Surface tension-driven flow in soft porous materials — An investigation of the mechanism of capillary flow in microchannels of hydrogels
Spontaneous spreading of liquids in porous materials is of great industrial relevance and occurs in, for example, diapers, fabrics, paper or paint. Often, it is necessary to manipulate the spreading rate of liquids to result in the desired mass transport, for example to soak up large liquid volumes, as in a diaper. To do this, it is necessary to know the precise mechanism of surface tension driven flow. However, the process is complex and so are the porous materials in terms of both chemical composition and geometry. The mathematical and physical description of the process is often limited to specific cases – for example, the well-known Lucas-Washburn equation describes the speed of a meniscus in capillaries with circular cross-section in a hard material without interconnections. The objective of this thesis is to deepen the understanding of the mechanism with which a liquid spreads in a soft porous material only driven by surface tension. To this end, the liquid dynamics of water and water-based liquids were investigated in various model systems which are similar to porous 3D materials. In an alginate gel, capillaries with circular cross-sections were produced and the spreading rate of water was determined and compared to existing models. Using a method, which involves 3D printing, it was possible to fabricate open channels with rectangular cross-sections in the same alginate gel. The liquid spreading in these channels in geometries of branched channel systems was investigated. The results revealed that the spreading rate in capillaries of circular cross-sections in soft materials was much slower than that anticipated in existing models, which describe hard materials. In open channels of rectangular cross-sections, the presence of side channels slowed down the meniscus in the main channel; the meniscus stopped when it encountered junctions. The stop duration was longer when the side channels were longer, when they were wider, and when their tilting angle was low with respect to the main channel. An analysis of the volume flow indicated that those geometries that had long side channels but are few in number, resulted in faster volume flow. In a porous 3D material, this suggests that the interconnectivity could decrease the volume flow rate. Finally, a calcium alginate gel with straight-aligned pores was produced and characterised as an example of optimal liquid transport. The outcome of this thesis can be used to adjust the geometrical design of porous materials to result in desired liquid transport properties. The stiffness of the material may influence the liquid transport. The thesis also contributes to the discussion on how the liquid takes selective pathways in porous materials.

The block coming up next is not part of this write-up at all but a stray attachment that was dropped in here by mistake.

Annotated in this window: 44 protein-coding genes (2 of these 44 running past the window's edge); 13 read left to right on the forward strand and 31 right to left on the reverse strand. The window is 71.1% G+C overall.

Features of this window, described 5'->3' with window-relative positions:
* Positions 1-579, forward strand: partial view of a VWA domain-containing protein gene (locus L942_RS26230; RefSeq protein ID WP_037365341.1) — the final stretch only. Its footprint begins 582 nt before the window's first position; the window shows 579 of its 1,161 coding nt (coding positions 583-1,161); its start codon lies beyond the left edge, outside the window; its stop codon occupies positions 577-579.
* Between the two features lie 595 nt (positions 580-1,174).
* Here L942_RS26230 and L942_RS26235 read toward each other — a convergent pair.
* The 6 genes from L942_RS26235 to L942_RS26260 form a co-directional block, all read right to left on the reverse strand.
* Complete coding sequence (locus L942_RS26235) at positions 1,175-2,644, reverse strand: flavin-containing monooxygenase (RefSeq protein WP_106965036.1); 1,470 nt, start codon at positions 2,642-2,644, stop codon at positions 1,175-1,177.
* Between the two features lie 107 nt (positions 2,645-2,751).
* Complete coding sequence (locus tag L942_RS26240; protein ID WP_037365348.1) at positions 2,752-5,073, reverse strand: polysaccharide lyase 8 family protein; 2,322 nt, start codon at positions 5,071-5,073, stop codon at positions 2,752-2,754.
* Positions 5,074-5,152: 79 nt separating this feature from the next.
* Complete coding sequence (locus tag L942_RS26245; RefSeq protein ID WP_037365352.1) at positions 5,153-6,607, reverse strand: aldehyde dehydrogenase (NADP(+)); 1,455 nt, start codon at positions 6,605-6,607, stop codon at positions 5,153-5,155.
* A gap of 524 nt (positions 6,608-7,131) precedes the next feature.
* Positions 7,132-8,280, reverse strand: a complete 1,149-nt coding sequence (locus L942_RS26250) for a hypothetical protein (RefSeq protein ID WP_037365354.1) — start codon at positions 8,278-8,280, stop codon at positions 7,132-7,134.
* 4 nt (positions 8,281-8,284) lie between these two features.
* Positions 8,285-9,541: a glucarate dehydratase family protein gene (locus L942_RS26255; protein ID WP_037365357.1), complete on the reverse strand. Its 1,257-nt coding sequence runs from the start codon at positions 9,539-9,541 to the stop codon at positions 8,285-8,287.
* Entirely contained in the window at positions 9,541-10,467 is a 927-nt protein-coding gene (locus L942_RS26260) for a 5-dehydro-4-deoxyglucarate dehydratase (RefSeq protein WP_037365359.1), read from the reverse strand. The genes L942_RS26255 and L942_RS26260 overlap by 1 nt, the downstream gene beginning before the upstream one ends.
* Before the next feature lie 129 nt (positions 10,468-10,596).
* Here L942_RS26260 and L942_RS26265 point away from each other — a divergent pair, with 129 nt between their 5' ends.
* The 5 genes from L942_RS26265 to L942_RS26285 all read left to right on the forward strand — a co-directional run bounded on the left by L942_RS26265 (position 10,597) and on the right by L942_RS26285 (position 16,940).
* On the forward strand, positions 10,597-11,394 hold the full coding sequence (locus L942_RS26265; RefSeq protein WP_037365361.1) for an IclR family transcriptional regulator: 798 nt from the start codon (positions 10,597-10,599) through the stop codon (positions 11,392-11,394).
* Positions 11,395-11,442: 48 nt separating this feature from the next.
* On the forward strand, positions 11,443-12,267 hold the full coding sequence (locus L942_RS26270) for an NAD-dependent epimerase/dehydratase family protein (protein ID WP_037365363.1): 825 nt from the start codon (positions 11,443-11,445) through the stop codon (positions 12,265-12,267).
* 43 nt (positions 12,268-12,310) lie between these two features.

wetting on soft materials